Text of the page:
- Izy is a five-year-old English cream golden retriever who, true to her breed, loves other dogs and people.
- She was playing with some other dogs when she started limping. It turned out she had torn her cranial cruciate ligaments (similar to an ACL tear in humans) in both legs.
- Izy underwent surgery on both legs – five months apart. After a recovery period, Izy is back to long walks where she insists on greeting everyone.
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Diagnosis: Cranial Cruciate Ligament (CCL) tear – both legs
Claims Covered: $7,720 | Healthy Paws paid: $6,699
Coverage options: $250 deductible | Reimbursement: 90%
Izy is a five-year-old English cream golden retriever who, true to her breed, loves other dogs and people. She and her pet parent Sharon have been registered as an animal therapy team since she was a year old.
In this role, she has visited patients, visitors, and staff at a hospital in the Seattle, Wash. area until Covid-19 curtailed all volunteer activities. Sharon has since moved to Omaha, Nebraska where they plan to resume her volunteer work.
She also participated in agility classes and earned a novice agility title. However, Izy is usually more interested in people than being active.
“Izy is not too keen on activity, absolutely refuses to swim like most goldens love to do, but shows great attention when you talk to her cocking her head and looking straight at you. She loves her hind end scratched,” Sharon said.
Last fall, Sharon found a local dog play group with some other dogs involving rough and tumble play. After one of these outings, Izy suddenly started to limp.
Hoping it was just a sprain, Sharon tried a conservative approach initially of rest and anti-inflammatory drugs, but it didn’t seem to help. Izy already had some arthritis, and radiographs indicated her quality of life would be negatively impacted without surgery.
She had torn her cranial cruciate ligaments (similar to an ACL tear in humans) in both legs. These ruptures of an essential ligament cause pain and lameness in the knee and usually require expensive surgery to repair. It was the sixth most common injury among dogs reported by Healthy Paws pet parents in 2021.
Izy goes into surgery for dog ligament tear
The vet performed tibial plateau leveling osteotomy (TPLO) surgery for the limb that was more seriously injured. This surgery changes the angle and relationship of the femur and tibia and reduces the amount the tibia shifts forward during a stride.
The vet then performed an arthroscopy – a minimally invasive surgery that allows the vet to see inside the joint – on the other leg, hoping to avert or delay a second surgery.
“Unfortunately, that didn’t work, and she had her second TPLO surgery within five months of the first,” Sharon said.
Recovering from TPLO surgery in dogs
For both TPLO surgeries, Izy had to be limited to going outside for bathroom breaks for the first two weeks.
“I was her physical therapist, performing range of motion two to three times a day and ice or heat to the area. After that, for the next six weeks, activity was resumed gradually,” Sharon said. “One of the hardest things was seeing her beautiful coat shaved, and while her fur is growing back, it’s still a little shorter on the last surgery side.”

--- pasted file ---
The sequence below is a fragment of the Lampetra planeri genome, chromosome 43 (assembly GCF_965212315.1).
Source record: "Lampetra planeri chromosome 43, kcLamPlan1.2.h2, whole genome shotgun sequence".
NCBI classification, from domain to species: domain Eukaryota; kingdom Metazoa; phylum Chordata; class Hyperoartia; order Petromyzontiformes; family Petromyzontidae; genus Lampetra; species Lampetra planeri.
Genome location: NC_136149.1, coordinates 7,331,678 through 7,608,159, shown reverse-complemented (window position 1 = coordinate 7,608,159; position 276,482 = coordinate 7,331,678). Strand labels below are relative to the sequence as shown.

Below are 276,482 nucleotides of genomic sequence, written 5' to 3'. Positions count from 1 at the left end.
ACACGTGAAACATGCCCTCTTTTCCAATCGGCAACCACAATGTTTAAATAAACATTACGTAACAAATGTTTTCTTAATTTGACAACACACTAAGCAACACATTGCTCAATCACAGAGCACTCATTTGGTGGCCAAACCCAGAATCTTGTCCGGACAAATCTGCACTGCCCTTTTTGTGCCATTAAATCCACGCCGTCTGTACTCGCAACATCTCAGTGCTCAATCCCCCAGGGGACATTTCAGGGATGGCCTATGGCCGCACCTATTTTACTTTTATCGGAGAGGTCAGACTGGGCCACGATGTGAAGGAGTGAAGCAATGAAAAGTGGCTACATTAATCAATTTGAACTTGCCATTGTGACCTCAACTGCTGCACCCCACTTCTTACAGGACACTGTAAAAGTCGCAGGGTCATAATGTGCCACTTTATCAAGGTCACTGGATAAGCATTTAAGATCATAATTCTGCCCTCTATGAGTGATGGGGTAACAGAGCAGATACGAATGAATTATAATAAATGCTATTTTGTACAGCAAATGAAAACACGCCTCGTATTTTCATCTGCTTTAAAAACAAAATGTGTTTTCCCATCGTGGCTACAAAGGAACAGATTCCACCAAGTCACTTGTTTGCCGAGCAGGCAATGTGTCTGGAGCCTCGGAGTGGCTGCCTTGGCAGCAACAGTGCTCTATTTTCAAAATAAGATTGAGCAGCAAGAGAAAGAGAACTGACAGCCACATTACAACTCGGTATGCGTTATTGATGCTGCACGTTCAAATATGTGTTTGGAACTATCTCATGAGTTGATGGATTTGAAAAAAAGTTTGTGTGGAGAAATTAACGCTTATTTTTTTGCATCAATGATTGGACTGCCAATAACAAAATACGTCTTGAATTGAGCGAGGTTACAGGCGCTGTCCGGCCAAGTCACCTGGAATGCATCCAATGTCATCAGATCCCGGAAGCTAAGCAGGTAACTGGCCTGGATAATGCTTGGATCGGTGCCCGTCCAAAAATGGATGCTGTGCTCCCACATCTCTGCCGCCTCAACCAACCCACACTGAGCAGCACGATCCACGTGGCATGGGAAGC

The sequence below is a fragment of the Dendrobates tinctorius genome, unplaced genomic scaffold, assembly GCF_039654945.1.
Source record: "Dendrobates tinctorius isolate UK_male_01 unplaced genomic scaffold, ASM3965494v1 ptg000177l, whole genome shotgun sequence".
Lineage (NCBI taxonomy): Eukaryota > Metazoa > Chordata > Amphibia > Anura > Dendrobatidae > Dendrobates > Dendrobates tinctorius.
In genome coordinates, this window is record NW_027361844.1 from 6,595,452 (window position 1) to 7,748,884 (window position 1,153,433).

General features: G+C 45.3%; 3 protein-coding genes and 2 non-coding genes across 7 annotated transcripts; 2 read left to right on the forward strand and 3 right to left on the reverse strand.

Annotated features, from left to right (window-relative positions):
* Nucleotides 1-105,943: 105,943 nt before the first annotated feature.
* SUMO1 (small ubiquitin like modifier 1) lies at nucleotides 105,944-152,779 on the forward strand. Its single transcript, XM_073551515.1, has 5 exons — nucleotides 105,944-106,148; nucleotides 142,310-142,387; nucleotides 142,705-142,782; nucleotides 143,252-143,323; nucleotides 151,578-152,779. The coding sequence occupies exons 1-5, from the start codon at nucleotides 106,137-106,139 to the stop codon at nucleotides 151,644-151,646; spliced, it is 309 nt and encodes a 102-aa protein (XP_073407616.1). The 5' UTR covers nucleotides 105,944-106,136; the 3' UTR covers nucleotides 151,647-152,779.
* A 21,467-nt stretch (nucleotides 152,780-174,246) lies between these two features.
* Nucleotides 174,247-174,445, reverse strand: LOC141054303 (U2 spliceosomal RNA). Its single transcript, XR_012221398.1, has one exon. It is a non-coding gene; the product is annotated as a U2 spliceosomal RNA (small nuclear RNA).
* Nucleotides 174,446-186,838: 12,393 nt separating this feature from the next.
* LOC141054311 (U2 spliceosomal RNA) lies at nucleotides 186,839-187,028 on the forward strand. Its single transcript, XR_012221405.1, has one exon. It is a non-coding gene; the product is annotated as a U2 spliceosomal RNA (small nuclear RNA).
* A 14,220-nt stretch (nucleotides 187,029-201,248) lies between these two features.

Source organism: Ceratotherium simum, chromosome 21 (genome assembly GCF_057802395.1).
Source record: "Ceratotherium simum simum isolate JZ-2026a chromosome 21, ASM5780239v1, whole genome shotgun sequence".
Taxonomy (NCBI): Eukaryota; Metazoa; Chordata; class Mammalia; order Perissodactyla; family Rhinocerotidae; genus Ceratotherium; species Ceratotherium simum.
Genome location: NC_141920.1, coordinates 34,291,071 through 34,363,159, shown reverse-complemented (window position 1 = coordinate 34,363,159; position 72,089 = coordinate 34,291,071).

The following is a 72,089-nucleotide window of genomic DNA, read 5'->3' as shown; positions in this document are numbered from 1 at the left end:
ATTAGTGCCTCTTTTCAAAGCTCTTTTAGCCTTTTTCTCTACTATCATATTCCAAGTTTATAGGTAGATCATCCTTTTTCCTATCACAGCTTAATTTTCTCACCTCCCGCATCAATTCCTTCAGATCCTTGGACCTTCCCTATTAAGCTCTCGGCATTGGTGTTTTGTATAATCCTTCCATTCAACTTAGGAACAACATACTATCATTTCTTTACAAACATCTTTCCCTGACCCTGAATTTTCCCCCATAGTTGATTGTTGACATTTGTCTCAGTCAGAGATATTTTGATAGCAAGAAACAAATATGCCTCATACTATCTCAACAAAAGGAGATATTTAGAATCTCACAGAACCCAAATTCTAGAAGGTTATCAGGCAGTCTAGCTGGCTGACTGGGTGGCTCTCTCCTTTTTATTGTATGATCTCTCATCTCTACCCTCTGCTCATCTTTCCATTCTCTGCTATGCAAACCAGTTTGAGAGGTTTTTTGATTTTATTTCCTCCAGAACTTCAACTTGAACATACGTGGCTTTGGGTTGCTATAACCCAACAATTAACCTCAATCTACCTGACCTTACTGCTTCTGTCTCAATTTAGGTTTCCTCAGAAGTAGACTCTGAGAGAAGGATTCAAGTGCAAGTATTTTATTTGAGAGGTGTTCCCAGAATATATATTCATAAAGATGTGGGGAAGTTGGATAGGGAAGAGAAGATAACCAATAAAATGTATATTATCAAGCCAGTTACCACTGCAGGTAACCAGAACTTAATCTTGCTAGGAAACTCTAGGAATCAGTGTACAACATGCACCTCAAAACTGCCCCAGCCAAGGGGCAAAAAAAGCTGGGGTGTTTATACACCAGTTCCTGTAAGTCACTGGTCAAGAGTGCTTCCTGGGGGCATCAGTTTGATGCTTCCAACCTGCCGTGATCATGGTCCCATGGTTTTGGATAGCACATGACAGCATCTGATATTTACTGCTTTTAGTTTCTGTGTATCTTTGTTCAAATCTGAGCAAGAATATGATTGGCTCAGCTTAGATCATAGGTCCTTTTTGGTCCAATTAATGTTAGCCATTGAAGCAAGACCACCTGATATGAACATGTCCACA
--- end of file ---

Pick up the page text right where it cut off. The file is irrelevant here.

It took several weeks after each surgery, but Izy could slowly go on walks and greet all the people and dogs she met.
Within a few months, Izy had fully recovered from surgery, except she struggled with going up and down a long flight of stairs. She is working on regaining the skill.
“On our walks, she stops and lays down or sits if she sees someone who might be interested in petting her – as a result, our walks tend to be a bit long,” Sharon said.
Recently, Sharon went to the vet for a check-up and learned that Izy had gained eight pounds since her surgery. The vet did some blood work to see if there could be a medical cause, and there wasn’t one.
“So now we are working on exercise and restricting her food a bit. I think the key point here is that after surgery, it takes a while for activity to resume to normal and if you have a food-motivated dog who wants treats all the time, you have to be careful about the potential for weight gain,” Sharon said.
How pet insurance helped
While Sharon has had three goldens before Izy, she had never carried dog insurance. Two of her dogs died of cancer at about 12, and the third died of old age at 16.
“I thought our luck was running out – and I was right, with Izy needing bilateral TPLO surgery. To determine which insurer I would engage, I asked my vet and other dog owners and researched various online articles for comparisons and ratings. I am happy with my decision. And, Healthy Paws paid the costs within a couple of days after submission,” Sharon said.
Does pet insurance cover cruciate ligament injuries?
After the initial 15-day waiting period, the Healthy Paws plan covers cruciate ligament issues that were not pre-existing, with one exception.
If the cruciate ligament on one leg is injured before enrollment or during the 15-day waiting period, the other leg will be excluded from future treatment. This is the only condition with the exclusion. Since both of Izy’s injuries occurred after she was enrolled, Healthy Paws covered both.
The claim scenarios described here are intended to show the types of situations that may result in claims. These scenarios should not be compared to any other claim. Whether or to what extent a particular loss is covered depends on the facts and circumstances of the loss, the terms and conditions of the policy as issued and applicable law.
Insured persons providing testimonials in this report have not received compensation for their statements.